Etymology
Advertisement
Bethany 
Biblical village, its name in Hebrew or Aramaic (Semitic) is literally "house of poverty," from bet "house of" (construct state of bayit "house") + 'anya "poverty."
Related entries & more 
Advertisement
Siam 
name of Thailand before 1939 and from 1945-48, from Thai sayam, from Sanskrit syama "dark," in reference to the relative skin color of the people.
Related entries & more 
Cyrene 

ancient Greek colony in Libya; the name is of unknown origin. Cyrenaic (1640s) typically refers to the philosophy ("practical hedonism") of Aristippus of Cyrene (c. 435-c. 356 B.C.E.); as a noun, "a Cyrenaic philosopher," from 1580s.

According to Aristippus, pleasure is the only rational aim, and the relative values of different pleasures are to be determined by their relative intensities and durations. He maintained also that cognition is limited to sensation. [Century Dictionary]
Related entries & more 
Mach 
measure of speed relative to the speed of sound (technically Mach number), 1937, named in honor of Austrian physicist Ernst Mach (1838-1916).
Related entries & more 
Hebrides 
originally Ebudae, Haebudes, of uncertain origin. Apparently a scribal error turned -u- into -ri-. The Norse name, Suðregar, "Southern Islands," is relative to the Orkneys. Related: Hebridean.
Related entries & more 
Advertisement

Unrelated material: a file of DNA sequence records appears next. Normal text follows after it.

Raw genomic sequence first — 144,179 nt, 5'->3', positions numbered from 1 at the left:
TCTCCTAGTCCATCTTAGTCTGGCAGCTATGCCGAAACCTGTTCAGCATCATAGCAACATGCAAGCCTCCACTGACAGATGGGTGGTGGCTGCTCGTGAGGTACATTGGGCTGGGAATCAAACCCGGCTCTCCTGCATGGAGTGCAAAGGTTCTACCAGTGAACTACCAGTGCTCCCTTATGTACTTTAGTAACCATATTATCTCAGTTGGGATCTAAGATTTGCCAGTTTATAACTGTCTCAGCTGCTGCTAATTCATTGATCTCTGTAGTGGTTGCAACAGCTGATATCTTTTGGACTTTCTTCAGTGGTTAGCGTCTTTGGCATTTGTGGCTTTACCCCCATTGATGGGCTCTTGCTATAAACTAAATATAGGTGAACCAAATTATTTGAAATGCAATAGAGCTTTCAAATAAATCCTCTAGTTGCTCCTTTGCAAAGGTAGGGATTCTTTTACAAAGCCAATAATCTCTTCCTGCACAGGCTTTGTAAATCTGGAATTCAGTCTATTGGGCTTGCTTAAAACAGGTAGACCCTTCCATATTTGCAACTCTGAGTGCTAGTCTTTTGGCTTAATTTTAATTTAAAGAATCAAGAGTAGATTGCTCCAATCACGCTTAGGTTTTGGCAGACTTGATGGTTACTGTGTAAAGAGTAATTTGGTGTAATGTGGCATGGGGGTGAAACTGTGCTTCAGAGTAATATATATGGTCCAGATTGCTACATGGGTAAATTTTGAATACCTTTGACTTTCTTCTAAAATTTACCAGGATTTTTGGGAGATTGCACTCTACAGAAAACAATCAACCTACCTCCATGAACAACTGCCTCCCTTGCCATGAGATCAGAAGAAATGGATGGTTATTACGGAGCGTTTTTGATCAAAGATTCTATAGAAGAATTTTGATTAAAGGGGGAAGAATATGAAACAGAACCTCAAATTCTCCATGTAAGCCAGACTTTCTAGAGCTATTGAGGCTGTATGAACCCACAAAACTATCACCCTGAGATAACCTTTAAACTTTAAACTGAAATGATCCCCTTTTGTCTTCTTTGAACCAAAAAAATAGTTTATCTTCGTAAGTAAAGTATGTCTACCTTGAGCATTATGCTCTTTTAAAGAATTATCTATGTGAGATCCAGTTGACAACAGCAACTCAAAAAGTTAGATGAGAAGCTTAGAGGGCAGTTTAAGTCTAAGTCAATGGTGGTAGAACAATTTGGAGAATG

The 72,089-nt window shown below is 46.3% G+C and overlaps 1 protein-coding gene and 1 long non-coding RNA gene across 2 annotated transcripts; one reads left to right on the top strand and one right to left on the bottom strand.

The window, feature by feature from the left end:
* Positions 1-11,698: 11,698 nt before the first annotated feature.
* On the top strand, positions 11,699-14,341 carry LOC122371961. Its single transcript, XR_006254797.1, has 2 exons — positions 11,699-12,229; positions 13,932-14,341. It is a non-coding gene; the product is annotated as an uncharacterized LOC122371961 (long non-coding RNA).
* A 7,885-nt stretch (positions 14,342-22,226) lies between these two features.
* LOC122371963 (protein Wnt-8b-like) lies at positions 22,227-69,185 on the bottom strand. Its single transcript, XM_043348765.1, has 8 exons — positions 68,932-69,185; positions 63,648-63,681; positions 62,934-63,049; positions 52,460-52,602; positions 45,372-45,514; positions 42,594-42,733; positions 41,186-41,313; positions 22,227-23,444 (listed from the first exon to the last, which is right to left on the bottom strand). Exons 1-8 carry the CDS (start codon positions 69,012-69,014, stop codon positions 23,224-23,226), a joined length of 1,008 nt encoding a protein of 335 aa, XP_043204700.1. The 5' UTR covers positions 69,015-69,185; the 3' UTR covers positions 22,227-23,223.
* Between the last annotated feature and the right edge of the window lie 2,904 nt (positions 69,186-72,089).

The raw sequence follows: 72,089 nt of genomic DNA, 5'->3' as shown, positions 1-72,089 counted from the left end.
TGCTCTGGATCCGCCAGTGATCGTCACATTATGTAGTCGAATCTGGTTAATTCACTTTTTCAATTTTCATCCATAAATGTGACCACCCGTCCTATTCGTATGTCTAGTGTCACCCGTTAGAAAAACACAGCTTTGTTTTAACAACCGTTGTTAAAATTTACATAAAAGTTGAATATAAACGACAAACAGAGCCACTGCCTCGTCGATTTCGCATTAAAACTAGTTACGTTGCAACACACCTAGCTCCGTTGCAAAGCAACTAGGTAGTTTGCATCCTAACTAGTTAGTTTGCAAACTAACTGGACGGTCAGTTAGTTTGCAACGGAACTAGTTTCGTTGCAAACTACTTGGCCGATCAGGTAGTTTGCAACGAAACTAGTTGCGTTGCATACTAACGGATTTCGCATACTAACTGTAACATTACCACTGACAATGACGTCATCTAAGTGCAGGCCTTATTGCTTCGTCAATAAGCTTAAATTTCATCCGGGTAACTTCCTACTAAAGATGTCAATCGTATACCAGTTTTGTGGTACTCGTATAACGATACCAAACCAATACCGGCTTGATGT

Coriolis (adj.)

by 1912 in reference to the inertial force that acts on objects that are in motion relative to a rotating reference frame, from the name of French scientist Gaspard Gustave de Coriolis (1792-1843) who described it c. 1835.

Related entries & more 
Doppler 

1871, in reference to Christian Doppler (1803-1853), Austrian scientist, who in 1842 explained the effect of relative motion on waves (originally to explain color changes in binary stars); proved by musicians performing on a moving train. Doppler shift (1955) is the change of frequency resulting from the Doppler effect (1894). The surname is literally "Gambler."

Related entries & more 
Surrey 
Old English suþrige (722), literally "Southerly District" (relative to Middlesex), from suðer, from suð (see south) + -ge "district" (see yeoman). Bede and others use it as a folk-name, as if "People from Surrey." Meaning "two-seated, four-wheeled pleasure carriage" is from 1895, short for Surrey cart, an English pleasure cart (introduced in U.S. 1872), named for Surrey, England, where it first was made.
Related entries & more 
Nebraska 

U.S. territory organized 1854, admitted as a state 1867, from a native Siouan name for the Platte River, either Omaha ni braska or Oto ni brathge, both literally "water flat." The modern river name is from French rivière platte, which means "flat river." Related: Nebraskan.

Bug eaters, a term applied derisively to the inhabitants of Nebraska by travellers on account of the poverty-stricken appearance of many parts of the State. If one living there were to refuse to eat bugs, he would, like Polonius, soon be "not where he eats but where he is eaten." [Walsh, 1892]
Related entries & more